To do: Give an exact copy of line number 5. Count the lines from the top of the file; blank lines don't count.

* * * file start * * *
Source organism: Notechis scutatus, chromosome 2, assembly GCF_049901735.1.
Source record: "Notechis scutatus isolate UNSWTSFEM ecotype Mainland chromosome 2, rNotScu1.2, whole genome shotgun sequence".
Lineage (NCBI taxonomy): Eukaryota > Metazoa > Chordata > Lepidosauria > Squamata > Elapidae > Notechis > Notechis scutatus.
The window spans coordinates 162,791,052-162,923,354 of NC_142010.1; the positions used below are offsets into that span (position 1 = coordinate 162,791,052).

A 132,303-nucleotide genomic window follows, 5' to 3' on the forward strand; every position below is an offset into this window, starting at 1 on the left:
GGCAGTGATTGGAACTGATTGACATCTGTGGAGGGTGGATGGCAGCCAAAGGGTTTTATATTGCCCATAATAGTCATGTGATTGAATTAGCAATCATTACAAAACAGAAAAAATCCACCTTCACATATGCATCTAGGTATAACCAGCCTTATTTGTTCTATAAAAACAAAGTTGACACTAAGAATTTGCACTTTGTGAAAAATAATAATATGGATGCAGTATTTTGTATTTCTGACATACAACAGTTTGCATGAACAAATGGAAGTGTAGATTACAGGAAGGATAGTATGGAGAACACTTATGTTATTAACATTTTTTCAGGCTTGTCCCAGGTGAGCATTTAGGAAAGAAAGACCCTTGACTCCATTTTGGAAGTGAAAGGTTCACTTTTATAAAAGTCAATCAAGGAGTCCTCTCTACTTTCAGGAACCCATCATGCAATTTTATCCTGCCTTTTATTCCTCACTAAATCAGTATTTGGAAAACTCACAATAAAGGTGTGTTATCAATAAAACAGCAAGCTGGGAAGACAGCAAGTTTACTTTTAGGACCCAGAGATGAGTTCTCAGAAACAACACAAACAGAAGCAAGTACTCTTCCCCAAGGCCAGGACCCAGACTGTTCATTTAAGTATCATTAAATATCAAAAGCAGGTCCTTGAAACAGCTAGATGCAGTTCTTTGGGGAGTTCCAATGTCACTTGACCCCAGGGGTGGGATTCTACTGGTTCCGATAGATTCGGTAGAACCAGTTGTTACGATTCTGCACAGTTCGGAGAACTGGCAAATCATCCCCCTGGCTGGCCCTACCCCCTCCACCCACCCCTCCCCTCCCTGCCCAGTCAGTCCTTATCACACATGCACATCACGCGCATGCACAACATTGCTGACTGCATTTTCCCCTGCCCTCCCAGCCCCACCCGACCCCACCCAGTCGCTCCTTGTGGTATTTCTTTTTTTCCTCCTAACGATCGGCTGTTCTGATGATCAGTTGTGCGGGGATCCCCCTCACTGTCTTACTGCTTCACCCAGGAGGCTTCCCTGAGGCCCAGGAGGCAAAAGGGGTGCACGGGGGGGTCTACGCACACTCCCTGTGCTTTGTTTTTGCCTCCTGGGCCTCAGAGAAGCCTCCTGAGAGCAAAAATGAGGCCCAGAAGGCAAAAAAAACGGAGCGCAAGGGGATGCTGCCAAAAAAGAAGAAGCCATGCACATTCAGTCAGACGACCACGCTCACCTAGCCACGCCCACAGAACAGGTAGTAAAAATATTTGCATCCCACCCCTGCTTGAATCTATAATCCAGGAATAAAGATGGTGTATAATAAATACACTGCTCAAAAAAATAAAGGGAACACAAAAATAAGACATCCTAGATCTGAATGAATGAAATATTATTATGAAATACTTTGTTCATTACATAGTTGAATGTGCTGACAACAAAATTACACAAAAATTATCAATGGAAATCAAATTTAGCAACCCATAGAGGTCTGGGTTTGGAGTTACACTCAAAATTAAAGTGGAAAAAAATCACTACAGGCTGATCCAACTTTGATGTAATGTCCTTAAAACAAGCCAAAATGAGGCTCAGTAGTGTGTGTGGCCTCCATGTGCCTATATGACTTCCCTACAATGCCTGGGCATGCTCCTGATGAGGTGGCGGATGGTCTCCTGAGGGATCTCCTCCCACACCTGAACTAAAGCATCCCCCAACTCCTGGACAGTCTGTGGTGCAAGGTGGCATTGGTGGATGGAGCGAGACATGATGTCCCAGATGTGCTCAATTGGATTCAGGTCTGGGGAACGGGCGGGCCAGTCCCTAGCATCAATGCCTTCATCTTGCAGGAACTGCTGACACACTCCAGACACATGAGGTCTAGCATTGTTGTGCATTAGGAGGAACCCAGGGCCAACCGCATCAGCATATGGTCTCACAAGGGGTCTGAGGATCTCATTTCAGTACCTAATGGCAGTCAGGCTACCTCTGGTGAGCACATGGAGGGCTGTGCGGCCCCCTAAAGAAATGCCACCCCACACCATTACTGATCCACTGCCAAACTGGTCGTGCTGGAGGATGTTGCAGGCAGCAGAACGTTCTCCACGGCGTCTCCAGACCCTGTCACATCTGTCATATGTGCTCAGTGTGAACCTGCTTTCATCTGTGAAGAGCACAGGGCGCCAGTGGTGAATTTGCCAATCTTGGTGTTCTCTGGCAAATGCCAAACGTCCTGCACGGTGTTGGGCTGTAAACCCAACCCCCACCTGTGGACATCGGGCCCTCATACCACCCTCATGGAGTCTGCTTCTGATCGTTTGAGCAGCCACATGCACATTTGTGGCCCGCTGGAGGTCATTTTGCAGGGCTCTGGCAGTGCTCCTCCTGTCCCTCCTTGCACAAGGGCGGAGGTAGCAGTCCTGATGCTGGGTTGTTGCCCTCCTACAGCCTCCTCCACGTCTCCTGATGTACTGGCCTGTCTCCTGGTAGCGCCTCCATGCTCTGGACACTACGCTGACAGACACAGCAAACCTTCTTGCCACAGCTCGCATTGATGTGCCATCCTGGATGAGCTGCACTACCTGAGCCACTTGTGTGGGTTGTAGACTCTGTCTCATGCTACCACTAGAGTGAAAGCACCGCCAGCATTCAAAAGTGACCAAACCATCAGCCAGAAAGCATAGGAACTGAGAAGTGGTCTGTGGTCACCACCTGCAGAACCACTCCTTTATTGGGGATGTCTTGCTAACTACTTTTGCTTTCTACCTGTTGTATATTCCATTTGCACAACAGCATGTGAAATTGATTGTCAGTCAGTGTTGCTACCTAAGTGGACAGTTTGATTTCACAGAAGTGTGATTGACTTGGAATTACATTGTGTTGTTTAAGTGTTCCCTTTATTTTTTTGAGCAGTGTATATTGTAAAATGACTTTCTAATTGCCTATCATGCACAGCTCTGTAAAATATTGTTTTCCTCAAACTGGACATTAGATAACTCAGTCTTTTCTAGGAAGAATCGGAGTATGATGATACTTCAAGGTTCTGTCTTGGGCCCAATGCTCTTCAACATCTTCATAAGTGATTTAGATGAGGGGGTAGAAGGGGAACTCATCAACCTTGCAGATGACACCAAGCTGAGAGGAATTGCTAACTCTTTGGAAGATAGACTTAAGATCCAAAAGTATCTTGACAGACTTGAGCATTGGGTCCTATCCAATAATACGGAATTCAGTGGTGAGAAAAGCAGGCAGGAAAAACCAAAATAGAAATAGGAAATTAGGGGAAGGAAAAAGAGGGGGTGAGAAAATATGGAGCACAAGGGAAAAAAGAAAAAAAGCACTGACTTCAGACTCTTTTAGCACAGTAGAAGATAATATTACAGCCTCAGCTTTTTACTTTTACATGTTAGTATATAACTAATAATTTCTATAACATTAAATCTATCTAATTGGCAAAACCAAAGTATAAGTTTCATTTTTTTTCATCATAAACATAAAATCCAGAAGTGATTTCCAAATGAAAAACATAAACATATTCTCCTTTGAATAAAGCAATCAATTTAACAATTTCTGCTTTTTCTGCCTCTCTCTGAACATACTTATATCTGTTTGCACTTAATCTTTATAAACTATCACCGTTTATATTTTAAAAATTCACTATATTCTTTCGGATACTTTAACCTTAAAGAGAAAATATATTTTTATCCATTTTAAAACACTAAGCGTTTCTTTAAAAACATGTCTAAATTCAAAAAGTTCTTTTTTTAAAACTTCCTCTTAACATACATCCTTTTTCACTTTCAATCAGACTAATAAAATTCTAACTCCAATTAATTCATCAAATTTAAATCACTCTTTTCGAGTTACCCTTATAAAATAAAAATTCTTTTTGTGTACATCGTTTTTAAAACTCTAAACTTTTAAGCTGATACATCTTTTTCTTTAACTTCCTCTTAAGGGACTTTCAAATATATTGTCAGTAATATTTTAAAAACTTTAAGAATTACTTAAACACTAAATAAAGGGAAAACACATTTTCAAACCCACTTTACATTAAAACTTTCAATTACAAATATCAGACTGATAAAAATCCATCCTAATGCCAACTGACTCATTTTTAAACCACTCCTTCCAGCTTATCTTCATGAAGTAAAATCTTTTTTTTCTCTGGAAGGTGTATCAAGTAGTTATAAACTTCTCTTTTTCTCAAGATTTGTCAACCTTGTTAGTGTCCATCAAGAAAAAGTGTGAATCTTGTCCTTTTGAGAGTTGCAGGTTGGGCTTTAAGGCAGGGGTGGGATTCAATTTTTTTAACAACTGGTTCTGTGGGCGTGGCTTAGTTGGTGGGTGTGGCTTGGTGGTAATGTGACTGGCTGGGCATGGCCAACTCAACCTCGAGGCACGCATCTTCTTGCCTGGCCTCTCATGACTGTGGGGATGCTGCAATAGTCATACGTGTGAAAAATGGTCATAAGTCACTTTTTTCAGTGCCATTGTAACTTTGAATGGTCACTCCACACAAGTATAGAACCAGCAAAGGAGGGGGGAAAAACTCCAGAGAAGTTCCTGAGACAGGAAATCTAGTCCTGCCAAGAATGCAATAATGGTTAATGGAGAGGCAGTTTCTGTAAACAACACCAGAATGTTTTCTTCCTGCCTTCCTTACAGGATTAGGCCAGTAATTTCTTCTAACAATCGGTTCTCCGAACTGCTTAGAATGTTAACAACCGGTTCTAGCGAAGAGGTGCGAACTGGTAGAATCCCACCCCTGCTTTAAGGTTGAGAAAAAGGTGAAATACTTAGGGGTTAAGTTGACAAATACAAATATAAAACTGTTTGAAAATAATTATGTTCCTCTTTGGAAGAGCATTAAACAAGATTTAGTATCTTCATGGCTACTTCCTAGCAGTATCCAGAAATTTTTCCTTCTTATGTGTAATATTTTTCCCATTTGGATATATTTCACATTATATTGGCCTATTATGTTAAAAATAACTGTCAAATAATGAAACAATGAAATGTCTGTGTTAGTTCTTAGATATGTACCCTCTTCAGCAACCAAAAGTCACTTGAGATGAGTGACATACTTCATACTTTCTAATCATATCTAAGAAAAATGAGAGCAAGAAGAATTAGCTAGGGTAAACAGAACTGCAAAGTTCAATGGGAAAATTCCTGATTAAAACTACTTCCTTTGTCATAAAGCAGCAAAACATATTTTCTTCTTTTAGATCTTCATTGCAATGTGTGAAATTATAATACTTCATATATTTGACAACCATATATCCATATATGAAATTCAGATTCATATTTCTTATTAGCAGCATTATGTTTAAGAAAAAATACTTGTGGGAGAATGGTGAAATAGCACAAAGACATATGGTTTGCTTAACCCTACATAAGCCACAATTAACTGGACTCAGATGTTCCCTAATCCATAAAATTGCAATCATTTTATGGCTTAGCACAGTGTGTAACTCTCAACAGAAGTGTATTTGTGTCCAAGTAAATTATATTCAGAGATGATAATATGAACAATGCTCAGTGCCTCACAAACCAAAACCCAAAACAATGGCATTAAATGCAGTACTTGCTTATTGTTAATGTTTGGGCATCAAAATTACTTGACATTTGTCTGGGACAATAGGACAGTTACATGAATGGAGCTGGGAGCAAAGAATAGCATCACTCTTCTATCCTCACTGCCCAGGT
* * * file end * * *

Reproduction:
A 132,303-nucleotide genomic window follows, 5' to 3' on the forward strand; every position below is an offset into this window, starting at 1 on the left: